jefe left a comment on the last post. I'm going to quote it at length and interact with it to help clarify my position.
i think i mostly agree with you here, but i'd like to offer some further clarification. thing is, there are different claims that could go by the name "total depravity": all christians agree to some of them, and only some agree to others. i'm going to lay them out here (and make up some catchy names) in the hope that they'll contribute to the discussion.
Mere Depravity (MD): humanity is sinful.
Global Depravity (GD): all of humanity is sinful. (this is the version that gets the most play in the new testament, especially with respect to the fact that neither jews nor gentiles are exempt. e.g. romans 3)
Universal Depravity (UD): every person is sinful. (note that this is stronger than GD: for instance, if all of a blanket is checkered, that doesn't mean every piece of it is checkered--some pieces are solid. i think some of the passages often invoked to support UD really only support GD.)
Total Depravity (TD): every aspect of every person is sinful. (By "aspect" I have in mind faculties like the will, mind, emotions, body, etc.)
Total Total Depravity (TTD): every aspect of every person is entirely sinful. I.e. there is nothing good in anyone.
Extreme Depravity (XD): every person is as sinful as they possibly could be.
these are in order from weakest to strongest: each one is implied by the ones below it, but not the other way around.
i'm pretty sure all christians agree that Mere Depravity and Global Depravity are true, and just about all of them agree that Universal Depravity is true. similarly, just about everybody will agree that Extreme Depravity is false (we're not all mass murderers, as you say). that leaves Total Depravity and Total Total Depravity in contention.
i think i'd affirm something close to TD, but not TTD.
These distinctions are excellent. I am arguing for TTD and not ED.
if you take romans 8 in context with the end of romans 7, it doesn't look to me like it supports some of the claims you're pulling out of it. when paul describes the situation that god saves him from through christ, he says this:
"When I want to do good, evil is right there with me. For in my inner being I delight in God's law; but I see another law at work in the members of my body, waging war against the law of my mind and making me a prisoner of the law of sin at work within my members." (Romans 7.21-23)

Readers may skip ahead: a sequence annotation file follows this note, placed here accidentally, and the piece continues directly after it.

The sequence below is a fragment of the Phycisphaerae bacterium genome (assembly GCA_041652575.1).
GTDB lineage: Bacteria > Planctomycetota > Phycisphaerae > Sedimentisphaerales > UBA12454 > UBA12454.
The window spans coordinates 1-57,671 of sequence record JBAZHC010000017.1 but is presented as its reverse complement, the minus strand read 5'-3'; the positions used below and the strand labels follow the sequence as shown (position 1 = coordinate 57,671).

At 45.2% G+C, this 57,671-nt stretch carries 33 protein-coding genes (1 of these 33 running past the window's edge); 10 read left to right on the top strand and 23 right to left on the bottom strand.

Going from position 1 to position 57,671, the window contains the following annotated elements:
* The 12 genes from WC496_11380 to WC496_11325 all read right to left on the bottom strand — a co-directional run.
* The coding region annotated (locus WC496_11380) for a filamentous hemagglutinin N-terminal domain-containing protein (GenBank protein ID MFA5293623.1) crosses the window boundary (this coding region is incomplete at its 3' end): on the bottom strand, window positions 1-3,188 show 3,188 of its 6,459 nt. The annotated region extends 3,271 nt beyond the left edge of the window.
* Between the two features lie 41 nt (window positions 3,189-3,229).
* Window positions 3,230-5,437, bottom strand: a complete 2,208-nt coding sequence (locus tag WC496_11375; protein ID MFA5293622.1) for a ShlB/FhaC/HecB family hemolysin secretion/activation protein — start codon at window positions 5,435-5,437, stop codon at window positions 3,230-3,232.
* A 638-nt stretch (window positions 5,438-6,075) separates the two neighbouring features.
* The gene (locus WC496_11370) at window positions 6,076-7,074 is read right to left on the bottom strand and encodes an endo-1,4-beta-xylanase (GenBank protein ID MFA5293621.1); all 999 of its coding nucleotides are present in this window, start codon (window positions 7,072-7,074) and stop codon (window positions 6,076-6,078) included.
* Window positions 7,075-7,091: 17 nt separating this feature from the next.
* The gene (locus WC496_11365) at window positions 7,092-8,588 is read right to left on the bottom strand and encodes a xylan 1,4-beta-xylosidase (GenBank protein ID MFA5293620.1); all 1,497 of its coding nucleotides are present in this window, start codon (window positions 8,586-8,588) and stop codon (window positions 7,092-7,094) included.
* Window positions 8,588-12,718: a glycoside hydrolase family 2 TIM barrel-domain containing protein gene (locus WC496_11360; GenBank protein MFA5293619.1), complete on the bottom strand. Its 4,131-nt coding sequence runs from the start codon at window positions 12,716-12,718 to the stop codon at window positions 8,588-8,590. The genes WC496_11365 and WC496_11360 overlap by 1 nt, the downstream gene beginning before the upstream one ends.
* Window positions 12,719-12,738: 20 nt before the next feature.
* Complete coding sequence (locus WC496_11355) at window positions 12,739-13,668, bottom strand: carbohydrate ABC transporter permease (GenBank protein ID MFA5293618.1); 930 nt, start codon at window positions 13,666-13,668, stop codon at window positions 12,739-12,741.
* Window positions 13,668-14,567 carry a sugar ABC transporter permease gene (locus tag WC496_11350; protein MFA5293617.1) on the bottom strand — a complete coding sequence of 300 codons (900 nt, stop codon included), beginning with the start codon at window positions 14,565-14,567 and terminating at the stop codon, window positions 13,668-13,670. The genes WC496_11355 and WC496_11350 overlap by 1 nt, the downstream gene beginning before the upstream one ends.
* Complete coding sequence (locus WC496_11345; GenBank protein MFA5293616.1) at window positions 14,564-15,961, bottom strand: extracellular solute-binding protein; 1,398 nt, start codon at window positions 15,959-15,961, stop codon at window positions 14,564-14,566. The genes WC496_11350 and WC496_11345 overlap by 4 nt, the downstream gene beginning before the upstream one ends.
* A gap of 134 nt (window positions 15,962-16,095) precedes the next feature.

he wants to do good--and in fact his "inner man" is a "slave to God's law" (v. 25). but his "inner man" is captured by the flesh (i prefer to stick to this translation, with the qualifications that you pointed out), which works out sin through him. and so, because his mind is "set on the flesh" (8.7) his life is opposed to god, and he is unable to please god.
but this doesn't sound to me like TTD--in fact, it doesn't even sound quite like TD! paul's description isn't that there is no good inclination in him at all: it's that his good inclinations are entirely overridden by the sin at work in him.
it's a tricky passage, and there's room for disagreement on the interpretation, but i think this is a faithful reading. what say you?
I think you're very right that it's a tricky passage, and I will acknowledge that there are people with more education than I that would affirm that Paul is speaking of his former unbelieving life in Romans 7. Fortunately (or un), that doesn't stop me from disagreeing with them here. I think that Paul is speaking of his wrestling with his flesh as a Christian.
Notice Romans 7:22-23, which reads (ESV):
22For I delight in the law of God, in my inner being, 23but I see in my members another law waging war against the law of my mind and making me captive to the law of sin that dwells in my members.Paul is saying that in his inner being he delights in the law of God. Yet in his members there's another law that wages war against the law of his mind. Notice the identification of law of mind here with delighting in the law of God in the “inner being.” To put the concepts together, in his mind he delights in the law of God. (Note, I would also use this text to argue for a dichotomy of man, mind/soul/spirit/intellect and body, against a trichotomy of soul, spirit, and body)
But if we look at Romans 8:5-8
For those who live according to the flesh, their minds are set on the things of the flesh. If we read Paul as saying he was living according to the flesh in Romans 7, then that means his mind was set on the things of the flesh. But if we go and apply that to 7:22-23, it would seem that Paul's mind “delighting in the law of God” was setting the mind on the flesh.
6To set the mind on the flesh is death, but to set the mind on the Spirit is life and peace. 7For the mind that is set on the flesh is hostile to God, for it does not submit to God's law; indeed, it cannot. 8Those who are in the flesh cannot please God.
Reading on, we see that Paul is saying that the mind set on the flesh is hostile to God, it does not submit. But that's not compatible with Paul claiming:
7:25“Thanks be to God through Jesus Christ our Lord! So then, I myself serve the law of God with my mind, but with my flesh I serve the law of sin.”
We simply cannot read Paul saying that he serves the law of God with his mind (7:25), yet his mind does not submit to God's law. (8:7)So yes, I would affirm a genuine contradiction between those two interpretations. If we affirm that Paul is speaking of his time in the flesh in Romans 7, then at one point he would be serving the law of God with his mind, and at the same point he would be hostile and not submitting to God's law. I submit that a more plausible interpretation is to understand Romans 7 as speaking from the perspective of a regenerate Christian, with Paul in Romans 8:5-9 reflecting upon non-Christians. They are hostile to God, unable to please him.But for the grace of God, there go us.